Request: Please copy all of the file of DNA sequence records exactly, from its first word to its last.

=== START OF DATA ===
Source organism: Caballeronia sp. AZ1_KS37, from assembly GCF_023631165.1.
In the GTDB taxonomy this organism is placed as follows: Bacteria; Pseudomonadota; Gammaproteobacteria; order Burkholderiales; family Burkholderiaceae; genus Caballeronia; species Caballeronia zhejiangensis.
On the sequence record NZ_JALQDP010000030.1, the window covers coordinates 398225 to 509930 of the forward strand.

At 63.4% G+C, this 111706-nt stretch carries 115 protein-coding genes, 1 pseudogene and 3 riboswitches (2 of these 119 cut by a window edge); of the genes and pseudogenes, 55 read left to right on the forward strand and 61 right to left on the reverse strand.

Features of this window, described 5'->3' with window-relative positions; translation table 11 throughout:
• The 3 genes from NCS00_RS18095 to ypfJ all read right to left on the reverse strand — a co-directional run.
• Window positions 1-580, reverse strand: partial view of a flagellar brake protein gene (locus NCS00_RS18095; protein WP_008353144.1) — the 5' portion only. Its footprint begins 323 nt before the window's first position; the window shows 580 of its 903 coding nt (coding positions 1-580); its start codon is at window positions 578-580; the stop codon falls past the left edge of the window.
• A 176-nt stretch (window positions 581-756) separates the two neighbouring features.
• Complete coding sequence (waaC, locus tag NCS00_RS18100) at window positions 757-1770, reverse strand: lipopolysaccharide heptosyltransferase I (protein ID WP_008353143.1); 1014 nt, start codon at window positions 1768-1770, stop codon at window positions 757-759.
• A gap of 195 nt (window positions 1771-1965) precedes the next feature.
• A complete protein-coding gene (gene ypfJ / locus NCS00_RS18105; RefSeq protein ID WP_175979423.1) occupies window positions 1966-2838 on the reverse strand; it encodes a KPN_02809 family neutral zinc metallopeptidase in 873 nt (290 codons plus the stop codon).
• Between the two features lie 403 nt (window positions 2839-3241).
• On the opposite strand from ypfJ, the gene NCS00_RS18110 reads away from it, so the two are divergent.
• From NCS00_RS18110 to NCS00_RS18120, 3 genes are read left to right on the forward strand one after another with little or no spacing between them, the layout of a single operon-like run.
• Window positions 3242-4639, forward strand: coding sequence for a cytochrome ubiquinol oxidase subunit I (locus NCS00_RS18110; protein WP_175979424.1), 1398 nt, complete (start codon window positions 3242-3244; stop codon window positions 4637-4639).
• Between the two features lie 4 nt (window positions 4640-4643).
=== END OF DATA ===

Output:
Source organism: Caballeronia sp. AZ1_KS37, from assembly GCF_023631165.1.
In the GTDB taxonomy this organism is placed as follows: Bacteria; Pseudomonadota; Gammaproteobacteria; order Burkholderiales; family Burkholderiaceae; genus Caballeronia; species Caballeronia zhejiangensis.
On the sequence record NZ_JALQDP010000030.1, the window covers coordinates 398225 to 509930 of the forward strand.

At 63.4% G+C, this 111706-nt stretch carries 115 protein-coding genes, 1 pseudogene and 3 riboswitches (2 of these 119 cut by a window edge); of the genes and pseudogenes, 55 read left to right on the forward strand and 61 right to left on the reverse strand.

Features of this window, described 5'->3' with window-relative positions; translation table 11 throughout:
• The 3 genes from NCS00_RS18095 to ypfJ all read right to left on the reverse strand — a co-directional run.
• Window positions 1-580, reverse strand: partial view of a flagellar brake protein gene (locus NCS00_RS18095; protein WP_008353144.1) — the 5' portion only. Its footprint begins 323 nt before the window's first position; the window shows 580 of its 903 coding nt (coding positions 1-580); its start codon is at window positions 578-580; the stop codon falls past the left edge of the window.
• A 176-nt stretch (window positions 581-756) separates the two neighbouring features.
• Complete coding sequence (waaC, locus tag NCS00_RS18100) at window positions 757-1770, reverse strand: lipopolysaccharide heptosyltransferase I (protein ID WP_008353143.1); 1014 nt, start codon at window positions 1768-1770, stop codon at window positions 757-759.
• A gap of 195 nt (window positions 1771-1965) precedes the next feature.
• A complete protein-coding gene (gene ypfJ / locus NCS00_RS18105; RefSeq protein ID WP_175979423.1) occupies window positions 1966-2838 on the reverse strand; it encodes a KPN_02809 family neutral zinc metallopeptidase in 873 nt (290 codons plus the stop codon).
• Between the two features lie 403 nt (window positions 2839-3241).
• On the opposite strand from ypfJ, the gene NCS00_RS18110 reads away from it, so the two are divergent.
• From NCS00_RS18110 to NCS00_RS18120, 3 genes are read left to right on the forward strand one after another with little or no spacing between them, the layout of a single operon-like run.
• Window positions 3242-4639, forward strand: coding sequence for a cytochrome ubiquinol oxidase subunit I (locus NCS00_RS18110; protein WP_175979424.1), 1398 nt, complete (start codon window positions 3242-3244; stop codon window positions 4637-4639).
• Between the two features lie 4 nt (window positions 4640-4643).